News, MSDC Statements, and MSDC Testimony on Health Equity Issues
DC Moves Away From Quarantine List To Aggressive Testing For Travel
On Thursday, Mayor Muriel Bowser announced the District was updating its travel advisory to encouraging testing when entering the District.
Since July, the District has released lists of states with a certain positive test thresholds for COVID-19. Visitors from those states, or residents returning from a visit to those states, were asked to quarantine for 14 days unless they met narrow exceptions. The list, updated every 2 weeks and exempting Maryland and Virginia, had reached 42 states.
At her press conference, the Mayor updated the travel advisory. For visitors coming into DC, visitors are asked to get a test before travelling. If the person is visiting for more than 72 hours, they are asked to get tested upon arriving. If they test positive, or are a close contact of a positive case, they are asked not to visit the District.
There will not be enforcement at the District's borders, as some states are considering. However, private businesses are permitted to ask for a record of a negative COVID test before allowing visitors into a facility as well as ask about travel history. The same exemptions for the quarantine travel list apply for travel restrictions.
DC residents who are returning to work from a high risk state are now asked to self-monitor and limit daily activities for 14 days, OR limit their daily activities until they receive a negative COVID test. Those performing "essential work" are exempt.
At the same press conference, the Mayor announced a new partnership with LabCorp to provide District residents with at-home COVID testing.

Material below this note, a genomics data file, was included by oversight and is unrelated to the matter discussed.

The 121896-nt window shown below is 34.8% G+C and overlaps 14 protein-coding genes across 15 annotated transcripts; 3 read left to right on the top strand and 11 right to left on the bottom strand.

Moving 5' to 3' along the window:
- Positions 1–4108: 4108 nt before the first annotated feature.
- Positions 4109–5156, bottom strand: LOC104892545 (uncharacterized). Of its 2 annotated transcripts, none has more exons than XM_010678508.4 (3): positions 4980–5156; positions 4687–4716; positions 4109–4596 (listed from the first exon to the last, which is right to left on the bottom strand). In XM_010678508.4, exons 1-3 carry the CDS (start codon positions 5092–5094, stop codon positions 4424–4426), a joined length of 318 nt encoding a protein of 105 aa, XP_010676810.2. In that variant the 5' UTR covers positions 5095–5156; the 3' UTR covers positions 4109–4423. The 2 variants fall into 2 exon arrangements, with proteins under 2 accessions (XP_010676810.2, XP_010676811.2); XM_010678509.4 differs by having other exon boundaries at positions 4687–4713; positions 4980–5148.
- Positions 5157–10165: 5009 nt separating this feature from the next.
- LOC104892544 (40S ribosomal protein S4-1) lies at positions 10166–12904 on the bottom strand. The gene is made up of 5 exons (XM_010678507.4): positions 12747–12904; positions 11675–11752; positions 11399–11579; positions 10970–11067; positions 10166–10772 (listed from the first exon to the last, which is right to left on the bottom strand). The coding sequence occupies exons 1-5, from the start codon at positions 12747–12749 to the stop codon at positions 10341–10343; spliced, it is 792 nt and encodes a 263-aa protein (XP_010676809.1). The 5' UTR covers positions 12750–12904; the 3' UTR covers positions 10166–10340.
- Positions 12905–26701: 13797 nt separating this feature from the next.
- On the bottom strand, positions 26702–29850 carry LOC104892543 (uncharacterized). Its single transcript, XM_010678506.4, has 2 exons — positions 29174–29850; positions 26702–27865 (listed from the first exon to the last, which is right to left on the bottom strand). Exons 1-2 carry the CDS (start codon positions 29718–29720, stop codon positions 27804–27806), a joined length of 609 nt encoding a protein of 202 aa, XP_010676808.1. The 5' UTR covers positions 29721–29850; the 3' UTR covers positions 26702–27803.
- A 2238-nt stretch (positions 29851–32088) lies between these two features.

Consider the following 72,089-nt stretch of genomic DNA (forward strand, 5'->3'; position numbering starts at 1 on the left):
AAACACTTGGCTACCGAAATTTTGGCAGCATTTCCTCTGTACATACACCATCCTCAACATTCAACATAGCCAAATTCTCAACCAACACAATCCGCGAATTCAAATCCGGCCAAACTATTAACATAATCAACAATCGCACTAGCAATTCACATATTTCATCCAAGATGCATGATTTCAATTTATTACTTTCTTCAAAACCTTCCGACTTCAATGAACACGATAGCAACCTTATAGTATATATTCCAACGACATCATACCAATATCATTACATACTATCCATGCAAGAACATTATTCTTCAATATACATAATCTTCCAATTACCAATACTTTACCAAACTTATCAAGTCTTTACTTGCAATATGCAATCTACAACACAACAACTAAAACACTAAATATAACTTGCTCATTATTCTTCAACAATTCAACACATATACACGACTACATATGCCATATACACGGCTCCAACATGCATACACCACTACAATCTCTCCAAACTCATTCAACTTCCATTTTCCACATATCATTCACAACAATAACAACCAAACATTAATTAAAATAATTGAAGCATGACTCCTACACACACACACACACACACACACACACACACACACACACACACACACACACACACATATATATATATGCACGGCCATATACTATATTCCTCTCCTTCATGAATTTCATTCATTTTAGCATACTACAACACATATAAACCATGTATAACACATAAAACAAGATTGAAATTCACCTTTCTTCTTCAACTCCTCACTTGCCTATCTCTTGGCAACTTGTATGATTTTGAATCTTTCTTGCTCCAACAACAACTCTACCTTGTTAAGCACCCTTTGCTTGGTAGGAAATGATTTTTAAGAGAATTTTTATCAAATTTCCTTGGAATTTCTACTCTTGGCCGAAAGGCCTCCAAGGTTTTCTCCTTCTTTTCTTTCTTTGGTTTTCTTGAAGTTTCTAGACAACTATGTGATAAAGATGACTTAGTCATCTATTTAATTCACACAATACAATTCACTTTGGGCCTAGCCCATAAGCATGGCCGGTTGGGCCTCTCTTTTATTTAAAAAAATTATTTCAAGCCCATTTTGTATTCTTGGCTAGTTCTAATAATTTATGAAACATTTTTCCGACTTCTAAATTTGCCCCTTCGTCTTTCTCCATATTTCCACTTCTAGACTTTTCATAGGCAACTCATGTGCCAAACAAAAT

Sample of Health Equity Legislation MSDC is Tracking
(See the whole list of bills here)
What does it say? The bill allows for the administration of medicinal marijuana in schools as well as allows students to bring sunscreen to schools and apply it without a prescription.
MSDC position: MSDC supports the language permitting sunscreen application in schools
Current status: A win for DC physicians and public health! The legislation passed the Council in February and was signed by the Mayor. Previous temporary and emergency legislation permitted students to use sunscreen at schools this school year already.
What does it say? The bill requires DC Health to establish an electronic Medical Order for Scope of Treatment registry (eMOST).
MSDC position: MSDC supports this legislation to more easily allow patients to make their treatment orders known.
Current status: A win for the physician community and our patients! The Council passed the bill in December and the Mayor signed it into law on January 16, 2020.
What does it say? The bill would implement a 1.5 cent per ounce tax on the distribution of "sugary" beverages. The money collected from the tax would establish a Healthy People, Healthy Places Open Spaces Grant Program.
MSDC position: MSDC sent a letter to Council Chair Mendelson asking for a hearing to discuss all of the issues around a beverage tax.
Current status: The bill was introduced October 8, 2019 and referred to the Committee on Business and Economic Development and the Committee of the Whole.